Below is a list of our staff’s book recommendations for anyone trying to understand what bitcoin and the crypto revolution is all about. We’ve sorted the books into beginner, intermediate, and advanced levels. We’ve included some books in the mix that aren’t exactly about bitcoin, crypto, or blockchain and might not even mention them, but they’ll at least address some fundamental aspects of these concepts.
QA About Bitcoin
Our very own David Coen wrote a very concise guide to Bitcoin. For anyone looking to get started with some easy and some hard concepts, David’s is a great place to start.
Bitcoin for the Befuddled
Written by two early bitcoiners, this book utilizes great visualizations and examples that help break down complex topics. But don’t underestimate this book, it goes pretty deep into Bitcoin and all of its facets.
The Internet of Money
A collection of lectures by Andreas Antonnopolous, one of the world’s greatest speakers, writers, and contributor to the Bitcoin project. This will give you a broad overview of the who, what, when,where, why and how of what’s going on.
Bitcoin and Black America
Isaiah Jackson gives a great intro to Bitcoin, why he thinks it’s important, and shows how it can empower people in a community he cares deeply about. We interviewed Isaiah the other day on our YouTube channel.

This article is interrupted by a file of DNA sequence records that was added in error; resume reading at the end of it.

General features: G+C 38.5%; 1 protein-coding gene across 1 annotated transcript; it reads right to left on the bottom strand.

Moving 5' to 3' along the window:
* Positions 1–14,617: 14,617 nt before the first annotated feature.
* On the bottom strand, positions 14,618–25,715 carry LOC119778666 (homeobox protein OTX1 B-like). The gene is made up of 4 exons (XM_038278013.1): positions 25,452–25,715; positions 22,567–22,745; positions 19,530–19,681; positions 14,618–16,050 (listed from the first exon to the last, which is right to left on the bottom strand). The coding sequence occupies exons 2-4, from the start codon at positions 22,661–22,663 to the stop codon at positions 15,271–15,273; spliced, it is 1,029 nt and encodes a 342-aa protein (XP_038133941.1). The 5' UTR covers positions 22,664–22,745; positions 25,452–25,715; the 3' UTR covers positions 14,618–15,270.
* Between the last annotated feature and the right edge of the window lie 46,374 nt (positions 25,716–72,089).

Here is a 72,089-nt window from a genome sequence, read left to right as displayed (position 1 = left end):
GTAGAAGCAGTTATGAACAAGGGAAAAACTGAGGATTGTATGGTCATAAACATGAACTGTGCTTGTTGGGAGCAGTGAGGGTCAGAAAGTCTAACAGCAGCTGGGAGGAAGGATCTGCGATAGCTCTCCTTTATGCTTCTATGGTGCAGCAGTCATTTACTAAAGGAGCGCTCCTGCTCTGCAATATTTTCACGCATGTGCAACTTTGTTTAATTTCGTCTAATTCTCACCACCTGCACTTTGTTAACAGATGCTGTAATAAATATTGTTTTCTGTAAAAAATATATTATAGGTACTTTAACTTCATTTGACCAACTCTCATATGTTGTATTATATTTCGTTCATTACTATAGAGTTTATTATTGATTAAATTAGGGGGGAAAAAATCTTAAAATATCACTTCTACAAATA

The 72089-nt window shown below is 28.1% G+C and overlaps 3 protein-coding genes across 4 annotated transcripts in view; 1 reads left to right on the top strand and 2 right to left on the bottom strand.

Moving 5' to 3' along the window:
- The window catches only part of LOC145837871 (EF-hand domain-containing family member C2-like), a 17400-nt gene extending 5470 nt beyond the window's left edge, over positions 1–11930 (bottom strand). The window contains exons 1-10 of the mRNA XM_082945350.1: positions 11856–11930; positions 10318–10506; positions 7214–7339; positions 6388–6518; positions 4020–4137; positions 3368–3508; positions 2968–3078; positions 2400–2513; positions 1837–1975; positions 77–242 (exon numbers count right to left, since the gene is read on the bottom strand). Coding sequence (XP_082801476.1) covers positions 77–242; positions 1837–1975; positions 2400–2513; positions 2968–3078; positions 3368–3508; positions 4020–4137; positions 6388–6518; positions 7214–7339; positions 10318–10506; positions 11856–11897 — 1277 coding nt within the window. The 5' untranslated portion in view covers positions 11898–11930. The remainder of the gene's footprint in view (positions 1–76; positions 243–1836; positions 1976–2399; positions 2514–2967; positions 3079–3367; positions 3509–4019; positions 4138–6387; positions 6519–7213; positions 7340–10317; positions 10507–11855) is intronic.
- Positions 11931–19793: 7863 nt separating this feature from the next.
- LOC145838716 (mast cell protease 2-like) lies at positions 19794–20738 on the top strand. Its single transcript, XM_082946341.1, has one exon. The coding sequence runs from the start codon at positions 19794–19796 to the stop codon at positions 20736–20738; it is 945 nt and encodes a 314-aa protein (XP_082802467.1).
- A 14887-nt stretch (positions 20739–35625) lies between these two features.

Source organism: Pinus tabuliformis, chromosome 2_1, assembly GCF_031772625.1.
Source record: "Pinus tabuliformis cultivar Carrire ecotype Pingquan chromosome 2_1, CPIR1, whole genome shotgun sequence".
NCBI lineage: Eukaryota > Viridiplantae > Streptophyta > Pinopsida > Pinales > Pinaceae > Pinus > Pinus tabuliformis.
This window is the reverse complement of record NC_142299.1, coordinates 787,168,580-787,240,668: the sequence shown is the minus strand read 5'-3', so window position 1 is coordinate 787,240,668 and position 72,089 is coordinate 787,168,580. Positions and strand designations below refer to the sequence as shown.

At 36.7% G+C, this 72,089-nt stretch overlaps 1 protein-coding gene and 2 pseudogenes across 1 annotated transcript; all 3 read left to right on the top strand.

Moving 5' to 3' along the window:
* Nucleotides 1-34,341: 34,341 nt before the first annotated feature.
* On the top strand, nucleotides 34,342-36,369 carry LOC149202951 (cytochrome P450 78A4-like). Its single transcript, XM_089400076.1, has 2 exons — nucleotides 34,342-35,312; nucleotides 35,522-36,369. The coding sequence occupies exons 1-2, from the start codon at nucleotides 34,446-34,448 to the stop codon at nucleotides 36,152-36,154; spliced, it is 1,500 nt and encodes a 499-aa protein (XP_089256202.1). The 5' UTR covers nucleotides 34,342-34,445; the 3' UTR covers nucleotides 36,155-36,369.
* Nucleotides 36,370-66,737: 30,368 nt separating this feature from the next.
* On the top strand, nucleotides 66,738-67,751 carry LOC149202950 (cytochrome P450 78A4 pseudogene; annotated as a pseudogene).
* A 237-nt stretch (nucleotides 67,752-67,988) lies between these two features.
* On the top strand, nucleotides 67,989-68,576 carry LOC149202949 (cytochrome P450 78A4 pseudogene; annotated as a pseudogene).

Debt: The First 5000 Years
Famous anthropologist David Graebar gives a thorough account of the history of debt, money, finance, and social organization. David isn’t a bitcoiner but he does give background and context to our social institutions like debt and money.
The Ascent of Money/The Square and the Tower
Niall Fergusson is a renowned financial historian who also gives his account of the history and “ascent” of money in society. And in the “The Square and the Tower” Ferguson tells the story of the historic tension between centralized power hierarchies and decentralized social networks.
When Money Dies
Adam Ferguson uses Weimar Germany as a case study for what happens when a society’s symbol for value and tool for exchange “dies”. Adam is persuasive in showing the importance of money to a society and how a collapse of government backed money leads to catastrophic outcomes.
The Starfish and the Spider
Brafman and Beckstrom break down the power and effectiveness of decentralized, leaderless structures and organizations.
Information Theory of Money/Life After Google
Techno-Futurist George Gilder applies the implications of Claude Shannon’s Information Theory to money and explores how blockchains will form the new substrate of a crypto future in Life After Google.
Denationalization of Money
Austrian Economist Fredreich Hayek proposes separating money from the grips of the state with a private solution. Hayek speculated about this in the 1940s.
Flaneur, Nassim Nicholas Taleb popularizes his concept of anti-fragility, or the ability to gain from disorder, failure, and stress. Bitcoin, Ethereum, and others have demonstrated antifragility.
The Book of Satoshi
A compilation of the first emails and discussion boards between Satoshi, Hal Finney, and the earliest adopters.
The Bitcoin Standard
A classic in the Bitcoin cannon, Saifedeen Amous gives a thorough account of monetary history and makes a strong case for Bitcoin to be the future monetary standard for a new world.